By T. D. Thornton
The New York State Gaming Commission (NYSGC) unanimously voted in a rule change at its monthly meeting on Jan. 22 designed to curb the practice of “stacking” non-steroidal anti-inflammatory drugs (NSAIDs) in both Thoroughbreds and Standardbreds.
In a separate rulemaking vote on Monday, the NYSGC advanced a new proposal to the public commentary period that would allow a claimant to void a claim of a Thoroughbred if the horse is discovered to have become lame or experienced epistaxis due to exercise induced pulmonary hemorrhage (EIPH).
The anti-stacking rule passed with zero debate among commissioners.
“NSAIDs act to reduce pain by inhibiting the inflammatory process, which can improve healing and recovery from injury but can also inhibit the effects of the natural healing process, including swelling and associated pain that would prevent a horse from sustaining further injury,” NYSGC general counsel Edmund Burns wrote in a brief that was read into the record prior to Monday's voice vote. “The intent of this rulemaking is to prevent concurrent and otherwise excessive administrations of NSAIDs in race horses. This practice, commonly known as 'stacking,' could be employed to enhance and disguise the presence of prohibited substances in horses from regulators' testing methods.”
This anti-stacking proposal was published initially in the Nov. 9, 2016, New York State Register. At that time, the proposal was intended to disallow the use of more than one NSAID within one week of racing, as NSAIDs can be administered in combinations that increase the potency and duration of effect of the drugs.
But after consideration of public comments from the Racing Medication and Testing Consortium and the New York Thoroughbred Horsemen's Association, the NYSGC revised the proposal to permit up to two NSAIDs within one week of racing, provided that one is not used within 96 hours of the race and the other is not used within the current 48-hour restricted period.
That revision, according to Burns, “preserved the intent of the initial proposal while addressing a legitimate concern raised” in the comments that were received.
“The revised proposal also includes a rule amendment to delete meclofenamic acid (formerly marketed as Arquel) as an NSAID permitted to be administered within one week of racing,” Burns wrote. “This substance is no longer marketed by any pharmaceutical company and it might be efficacious for more than 48 hours. There is no veterinary necessity for its use within one week of racing and there is no national threshold for this drug.”
The claim voiding proposal drew about 10 minutes of back-and-forth consideration that largely centered on balancing the positive aspects of horse welfare with the need to make sure the NYSGC wasn't inviting implementation difficulties or liability issues by tweaking existing claiming rules.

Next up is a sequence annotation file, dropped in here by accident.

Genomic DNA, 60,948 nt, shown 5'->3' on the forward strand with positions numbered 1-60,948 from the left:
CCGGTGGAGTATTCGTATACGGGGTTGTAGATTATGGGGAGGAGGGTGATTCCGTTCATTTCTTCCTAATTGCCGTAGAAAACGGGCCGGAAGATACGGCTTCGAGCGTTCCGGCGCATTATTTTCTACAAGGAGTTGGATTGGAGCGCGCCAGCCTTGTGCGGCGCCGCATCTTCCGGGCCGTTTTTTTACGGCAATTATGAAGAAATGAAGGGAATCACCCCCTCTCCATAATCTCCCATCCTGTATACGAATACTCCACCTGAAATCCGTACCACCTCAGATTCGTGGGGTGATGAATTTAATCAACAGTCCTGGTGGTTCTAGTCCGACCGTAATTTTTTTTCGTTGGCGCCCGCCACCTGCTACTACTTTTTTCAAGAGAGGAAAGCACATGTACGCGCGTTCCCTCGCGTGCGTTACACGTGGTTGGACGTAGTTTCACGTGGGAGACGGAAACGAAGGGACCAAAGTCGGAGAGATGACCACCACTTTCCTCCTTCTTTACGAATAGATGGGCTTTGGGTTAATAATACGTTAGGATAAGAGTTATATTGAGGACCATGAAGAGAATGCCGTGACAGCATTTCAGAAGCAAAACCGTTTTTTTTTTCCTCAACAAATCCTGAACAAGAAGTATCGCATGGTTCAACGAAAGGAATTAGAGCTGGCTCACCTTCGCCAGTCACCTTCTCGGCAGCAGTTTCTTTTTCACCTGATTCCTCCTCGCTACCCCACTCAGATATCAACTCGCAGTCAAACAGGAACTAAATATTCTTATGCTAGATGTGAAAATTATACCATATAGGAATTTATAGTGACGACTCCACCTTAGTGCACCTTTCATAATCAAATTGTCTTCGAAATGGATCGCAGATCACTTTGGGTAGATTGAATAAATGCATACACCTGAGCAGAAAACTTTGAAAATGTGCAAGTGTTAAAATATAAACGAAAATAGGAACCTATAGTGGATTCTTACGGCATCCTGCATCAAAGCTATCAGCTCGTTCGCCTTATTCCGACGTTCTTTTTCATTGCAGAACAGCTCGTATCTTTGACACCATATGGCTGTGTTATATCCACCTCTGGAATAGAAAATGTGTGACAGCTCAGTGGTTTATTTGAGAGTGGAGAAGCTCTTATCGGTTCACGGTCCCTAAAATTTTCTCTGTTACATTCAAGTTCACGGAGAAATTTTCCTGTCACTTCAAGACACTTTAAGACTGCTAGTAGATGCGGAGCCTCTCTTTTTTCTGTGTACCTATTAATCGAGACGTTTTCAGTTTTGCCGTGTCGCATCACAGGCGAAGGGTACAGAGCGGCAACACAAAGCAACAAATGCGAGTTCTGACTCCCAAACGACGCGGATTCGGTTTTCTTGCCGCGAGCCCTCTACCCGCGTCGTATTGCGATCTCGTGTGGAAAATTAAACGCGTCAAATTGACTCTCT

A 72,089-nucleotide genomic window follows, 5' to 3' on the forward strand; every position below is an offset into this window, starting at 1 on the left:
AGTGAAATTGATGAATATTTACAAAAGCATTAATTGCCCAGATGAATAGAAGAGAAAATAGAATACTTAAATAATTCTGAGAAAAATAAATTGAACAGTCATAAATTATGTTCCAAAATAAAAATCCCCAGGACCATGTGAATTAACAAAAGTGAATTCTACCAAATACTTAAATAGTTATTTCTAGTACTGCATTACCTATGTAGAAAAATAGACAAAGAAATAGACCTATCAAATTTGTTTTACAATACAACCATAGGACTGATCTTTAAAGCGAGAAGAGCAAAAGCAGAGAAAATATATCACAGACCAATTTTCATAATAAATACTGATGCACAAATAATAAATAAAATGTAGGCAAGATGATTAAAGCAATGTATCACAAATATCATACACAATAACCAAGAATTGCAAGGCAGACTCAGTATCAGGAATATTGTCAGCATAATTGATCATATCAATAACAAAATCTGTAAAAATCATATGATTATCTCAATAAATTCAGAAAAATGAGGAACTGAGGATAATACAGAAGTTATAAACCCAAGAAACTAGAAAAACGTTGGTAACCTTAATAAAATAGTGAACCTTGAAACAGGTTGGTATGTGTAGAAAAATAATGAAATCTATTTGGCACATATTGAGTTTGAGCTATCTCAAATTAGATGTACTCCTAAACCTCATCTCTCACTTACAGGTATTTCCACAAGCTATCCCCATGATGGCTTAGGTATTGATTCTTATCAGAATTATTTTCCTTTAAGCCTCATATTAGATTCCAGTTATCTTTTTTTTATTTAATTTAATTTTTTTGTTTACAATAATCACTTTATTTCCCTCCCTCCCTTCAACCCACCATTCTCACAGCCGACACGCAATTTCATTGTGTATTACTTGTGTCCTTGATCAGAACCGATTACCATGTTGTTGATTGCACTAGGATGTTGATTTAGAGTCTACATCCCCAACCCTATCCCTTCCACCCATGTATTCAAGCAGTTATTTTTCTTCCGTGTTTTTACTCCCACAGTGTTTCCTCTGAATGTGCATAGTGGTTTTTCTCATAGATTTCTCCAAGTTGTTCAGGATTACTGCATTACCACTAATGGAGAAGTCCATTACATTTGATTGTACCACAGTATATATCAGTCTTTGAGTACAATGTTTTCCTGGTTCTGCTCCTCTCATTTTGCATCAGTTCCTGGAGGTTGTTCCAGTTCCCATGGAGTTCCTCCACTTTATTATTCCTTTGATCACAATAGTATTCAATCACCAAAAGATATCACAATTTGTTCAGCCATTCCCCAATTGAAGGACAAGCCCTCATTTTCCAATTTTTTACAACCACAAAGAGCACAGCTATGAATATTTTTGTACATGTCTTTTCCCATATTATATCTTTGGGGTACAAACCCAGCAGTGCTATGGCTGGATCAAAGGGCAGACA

Burns explained the claim voiding rules in his brief this way: “Under this new proposal, a claimed horse would go to the test barn. After an appropriate cooling out period, before which lameness is not always apparent, the state veterinarian, who supervises the test barn, would examine the horse for lameness.”
If the horse is determined have “grade two” or higher lameness according to the guidelines of the American Association of Equine Practitioners (the same standard New York uses to put a horse on the veterinarians' list), or if the horse is determined to have bled, the claimant would then be permitted to elect to void the claim, rather than take the horse from the test barn.
“If the claimant voids the claim, then the owner who entered the horse in the race and whose representative took the horse to the test barn would continue to be responsible for the horse,” Burns wrote. “The claimant could also decide not to void the claim and may take the horse. This decision would not waive any other objections (e.g., for a post-race positive) that might later be identified” as a possible objection to the claim.
“The proposal is intended to provide further protection for the welfare of racehorses by removing the incentive to enter a horse, prone to such conditions, in the hope the horse might be claimed,” Burns wrote.
“I can tell you that claim races have a higher percentage of fatalities that do non-claiming races for sure,” NYSGC equine medical director Scott Palmer said at the meeting. “Without giving a precise number, I can tell you that more horses experience fatal musculoskeletal injuries in claiming races than in any other type of race at the track.”
The NYSGC has precedent for modifying claiming rules in recent years to promote equine safety.
“In 2013, for example, the commission amended the rules to permit a claimant to void a claim if the horse was vanned from the racetrack,” Burns wrote. “This action followed the recommendation of Governor Andrew M. Cuomo's New York Task Force on Racehorse Health and Safety in 2012.”